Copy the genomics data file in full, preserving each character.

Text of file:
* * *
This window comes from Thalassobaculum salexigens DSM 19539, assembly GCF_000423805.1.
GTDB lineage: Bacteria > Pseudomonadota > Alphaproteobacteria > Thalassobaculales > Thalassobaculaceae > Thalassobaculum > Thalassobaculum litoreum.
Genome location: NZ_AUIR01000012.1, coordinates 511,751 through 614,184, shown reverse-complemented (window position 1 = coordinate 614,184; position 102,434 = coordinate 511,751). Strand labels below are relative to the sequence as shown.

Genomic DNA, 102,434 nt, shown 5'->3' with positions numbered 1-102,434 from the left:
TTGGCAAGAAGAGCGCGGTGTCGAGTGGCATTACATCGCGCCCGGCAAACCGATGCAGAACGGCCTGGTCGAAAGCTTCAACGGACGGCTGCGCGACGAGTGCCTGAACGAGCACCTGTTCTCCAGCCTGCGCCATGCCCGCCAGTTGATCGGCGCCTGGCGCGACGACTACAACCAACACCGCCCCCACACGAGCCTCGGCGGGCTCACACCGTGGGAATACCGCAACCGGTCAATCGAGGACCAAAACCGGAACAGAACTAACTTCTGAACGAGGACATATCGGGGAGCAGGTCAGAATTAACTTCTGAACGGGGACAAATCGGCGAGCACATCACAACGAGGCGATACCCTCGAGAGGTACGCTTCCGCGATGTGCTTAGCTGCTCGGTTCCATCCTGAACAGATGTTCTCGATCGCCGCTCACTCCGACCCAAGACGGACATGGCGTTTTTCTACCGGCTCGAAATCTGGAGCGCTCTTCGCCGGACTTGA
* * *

This window comes from Thalassobaculum salexigens DSM 19539, assembly GCF_000423805.1.
GTDB lineage: Bacteria > Pseudomonadota > Alphaproteobacteria > Thalassobaculales > Thalassobaculaceae > Thalassobaculum > Thalassobaculum litoreum.
Genome location: NZ_AUIR01000012.1, coordinates 511,751 through 614,184, shown reverse-complemented (window position 1 = coordinate 614,184; position 102,434 = coordinate 511,751). Strand labels below are relative to the sequence as shown.

Genomic DNA, 102,434 nt, shown 5'->3' with positions numbered 1-102,434 from the left:
TTGGCAAGAAGAGCGCGGTGTCGAGTGGCATTACATCGCGCCCGGCAAACCGATGCAGAACGGCCTGGTCGAAAGCTTCAACGGACGGCTGCGCGACGAGTGCCTGAACGAGCACCTGTTCTCCAGCCTGCGCCATGCCCGCCAGTTGATCGGCGCCTGGCGCGACGACTACAACCAACACCGCCCCCACACGAGCCTCGGCGGGCTCACACCGTGGGAATACCGCAACCGGTCAATCGAGGACCAAAACCGGAACAGAACTAACTTCTGAACGAGGACATATCGGGGAGCAGGTCAGAATTAACTTCTGAACGGGGACAAATCGGCGAGCACATCACAACGAGGCGATACCCTCGAGAGGTACGCTTCCGCGATGTGCTTAGCTGCTCGGTTCCATCCTGAACAGATGTTCTCGATCGCCGCTCACTCCGACCCAAGACGGACATGGCGTTTTTCTACCGGCTCGAAATCTGGAGCGCTCTTCGCCGGACTTGA